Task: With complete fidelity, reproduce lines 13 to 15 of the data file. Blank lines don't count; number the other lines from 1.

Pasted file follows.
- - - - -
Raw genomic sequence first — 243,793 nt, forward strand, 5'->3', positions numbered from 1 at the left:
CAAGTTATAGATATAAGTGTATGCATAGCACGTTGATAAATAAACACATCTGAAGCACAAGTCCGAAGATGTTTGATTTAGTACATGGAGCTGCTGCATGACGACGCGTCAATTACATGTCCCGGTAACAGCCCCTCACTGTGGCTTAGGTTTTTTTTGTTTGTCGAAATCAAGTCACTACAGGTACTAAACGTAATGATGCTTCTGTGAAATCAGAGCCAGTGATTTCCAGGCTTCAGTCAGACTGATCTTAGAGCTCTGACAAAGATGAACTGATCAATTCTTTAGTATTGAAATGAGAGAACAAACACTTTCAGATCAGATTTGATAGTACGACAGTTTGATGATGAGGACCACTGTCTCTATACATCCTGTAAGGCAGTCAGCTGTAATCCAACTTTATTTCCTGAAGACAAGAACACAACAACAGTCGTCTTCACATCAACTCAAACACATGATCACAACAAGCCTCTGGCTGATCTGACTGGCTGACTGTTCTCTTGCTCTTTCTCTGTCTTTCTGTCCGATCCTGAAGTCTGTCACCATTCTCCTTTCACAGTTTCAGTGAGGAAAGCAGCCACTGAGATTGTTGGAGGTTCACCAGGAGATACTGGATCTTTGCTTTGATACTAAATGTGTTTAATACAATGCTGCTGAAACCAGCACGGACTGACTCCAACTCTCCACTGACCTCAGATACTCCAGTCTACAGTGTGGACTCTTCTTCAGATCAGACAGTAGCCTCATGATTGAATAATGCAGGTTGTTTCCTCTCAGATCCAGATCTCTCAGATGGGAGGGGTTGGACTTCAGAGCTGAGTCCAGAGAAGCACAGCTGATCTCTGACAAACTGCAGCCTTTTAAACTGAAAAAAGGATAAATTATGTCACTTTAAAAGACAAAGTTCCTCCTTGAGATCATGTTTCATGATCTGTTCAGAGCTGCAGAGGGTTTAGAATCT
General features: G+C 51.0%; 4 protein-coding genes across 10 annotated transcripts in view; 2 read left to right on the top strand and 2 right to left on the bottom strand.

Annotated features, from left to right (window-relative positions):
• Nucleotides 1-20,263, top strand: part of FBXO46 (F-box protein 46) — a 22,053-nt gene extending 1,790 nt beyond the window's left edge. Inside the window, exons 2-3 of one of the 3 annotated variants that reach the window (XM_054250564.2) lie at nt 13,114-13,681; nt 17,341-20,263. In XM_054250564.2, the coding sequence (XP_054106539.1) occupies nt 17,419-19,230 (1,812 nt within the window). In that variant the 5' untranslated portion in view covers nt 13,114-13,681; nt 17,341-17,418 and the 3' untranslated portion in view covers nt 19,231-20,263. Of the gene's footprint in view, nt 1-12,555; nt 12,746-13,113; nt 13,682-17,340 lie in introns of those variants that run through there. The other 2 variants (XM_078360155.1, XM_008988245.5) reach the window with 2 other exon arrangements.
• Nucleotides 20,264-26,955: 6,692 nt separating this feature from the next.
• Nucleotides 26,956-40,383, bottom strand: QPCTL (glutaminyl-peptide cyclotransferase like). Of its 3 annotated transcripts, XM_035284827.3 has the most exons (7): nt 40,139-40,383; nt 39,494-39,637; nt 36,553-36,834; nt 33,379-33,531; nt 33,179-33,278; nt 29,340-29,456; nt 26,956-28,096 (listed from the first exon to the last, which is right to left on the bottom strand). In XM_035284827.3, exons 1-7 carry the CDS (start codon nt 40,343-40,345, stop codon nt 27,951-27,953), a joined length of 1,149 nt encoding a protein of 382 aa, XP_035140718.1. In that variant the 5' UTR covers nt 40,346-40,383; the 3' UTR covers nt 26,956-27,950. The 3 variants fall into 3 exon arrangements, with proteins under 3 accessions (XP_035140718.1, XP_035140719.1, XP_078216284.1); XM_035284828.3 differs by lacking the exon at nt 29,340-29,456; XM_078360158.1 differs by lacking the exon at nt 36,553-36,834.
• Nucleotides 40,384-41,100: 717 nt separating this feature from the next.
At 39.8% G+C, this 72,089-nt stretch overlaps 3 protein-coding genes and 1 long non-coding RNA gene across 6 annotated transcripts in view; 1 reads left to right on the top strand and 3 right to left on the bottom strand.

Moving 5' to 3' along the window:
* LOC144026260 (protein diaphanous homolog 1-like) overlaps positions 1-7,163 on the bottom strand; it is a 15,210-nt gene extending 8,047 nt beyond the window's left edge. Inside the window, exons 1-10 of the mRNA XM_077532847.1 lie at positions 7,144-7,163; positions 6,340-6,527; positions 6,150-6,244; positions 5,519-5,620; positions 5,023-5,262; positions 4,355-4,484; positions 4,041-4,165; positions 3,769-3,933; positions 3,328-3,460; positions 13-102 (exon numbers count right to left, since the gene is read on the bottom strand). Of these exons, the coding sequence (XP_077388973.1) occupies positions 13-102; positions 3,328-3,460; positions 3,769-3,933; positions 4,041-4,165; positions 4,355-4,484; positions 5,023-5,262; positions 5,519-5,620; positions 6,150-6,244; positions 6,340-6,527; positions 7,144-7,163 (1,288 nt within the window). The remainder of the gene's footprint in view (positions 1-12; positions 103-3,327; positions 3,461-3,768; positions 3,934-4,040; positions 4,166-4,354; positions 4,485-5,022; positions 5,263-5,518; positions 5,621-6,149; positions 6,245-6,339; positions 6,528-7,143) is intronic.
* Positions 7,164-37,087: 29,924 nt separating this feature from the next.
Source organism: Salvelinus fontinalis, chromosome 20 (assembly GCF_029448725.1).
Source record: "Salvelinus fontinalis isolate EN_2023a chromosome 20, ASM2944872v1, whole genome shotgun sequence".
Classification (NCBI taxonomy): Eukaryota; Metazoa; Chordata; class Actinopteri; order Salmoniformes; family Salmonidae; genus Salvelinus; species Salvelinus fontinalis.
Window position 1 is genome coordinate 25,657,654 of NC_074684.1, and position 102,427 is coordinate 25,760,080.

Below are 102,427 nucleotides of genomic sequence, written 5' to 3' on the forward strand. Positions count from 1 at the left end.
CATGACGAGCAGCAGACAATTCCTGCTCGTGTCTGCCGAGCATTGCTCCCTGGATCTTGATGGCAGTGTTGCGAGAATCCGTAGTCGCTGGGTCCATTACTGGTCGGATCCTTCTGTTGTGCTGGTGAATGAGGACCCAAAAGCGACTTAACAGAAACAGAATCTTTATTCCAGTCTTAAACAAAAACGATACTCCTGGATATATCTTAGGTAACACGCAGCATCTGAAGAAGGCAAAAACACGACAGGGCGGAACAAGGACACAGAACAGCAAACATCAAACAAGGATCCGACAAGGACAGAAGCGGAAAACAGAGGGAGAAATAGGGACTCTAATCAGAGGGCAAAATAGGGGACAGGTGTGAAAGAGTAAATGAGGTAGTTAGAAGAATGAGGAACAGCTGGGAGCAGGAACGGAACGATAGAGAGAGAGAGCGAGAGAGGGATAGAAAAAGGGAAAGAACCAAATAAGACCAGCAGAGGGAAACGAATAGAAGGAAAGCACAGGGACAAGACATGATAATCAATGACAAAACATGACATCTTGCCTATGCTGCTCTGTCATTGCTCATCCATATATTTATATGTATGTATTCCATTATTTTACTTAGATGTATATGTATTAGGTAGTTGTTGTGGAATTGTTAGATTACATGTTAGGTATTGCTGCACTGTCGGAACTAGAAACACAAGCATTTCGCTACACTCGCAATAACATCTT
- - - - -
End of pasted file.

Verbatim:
Source organism: Salvelinus fontinalis, chromosome 20 (assembly GCF_029448725.1).
Source record: "Salvelinus fontinalis isolate EN_2023a chromosome 20, ASM2944872v1, whole genome shotgun sequence".
Classification (NCBI taxonomy): Eukaryota; Metazoa; Chordata; class Actinopteri; order Salmoniformes; family Salmonidae; genus Salvelinus; species Salvelinus fontinalis.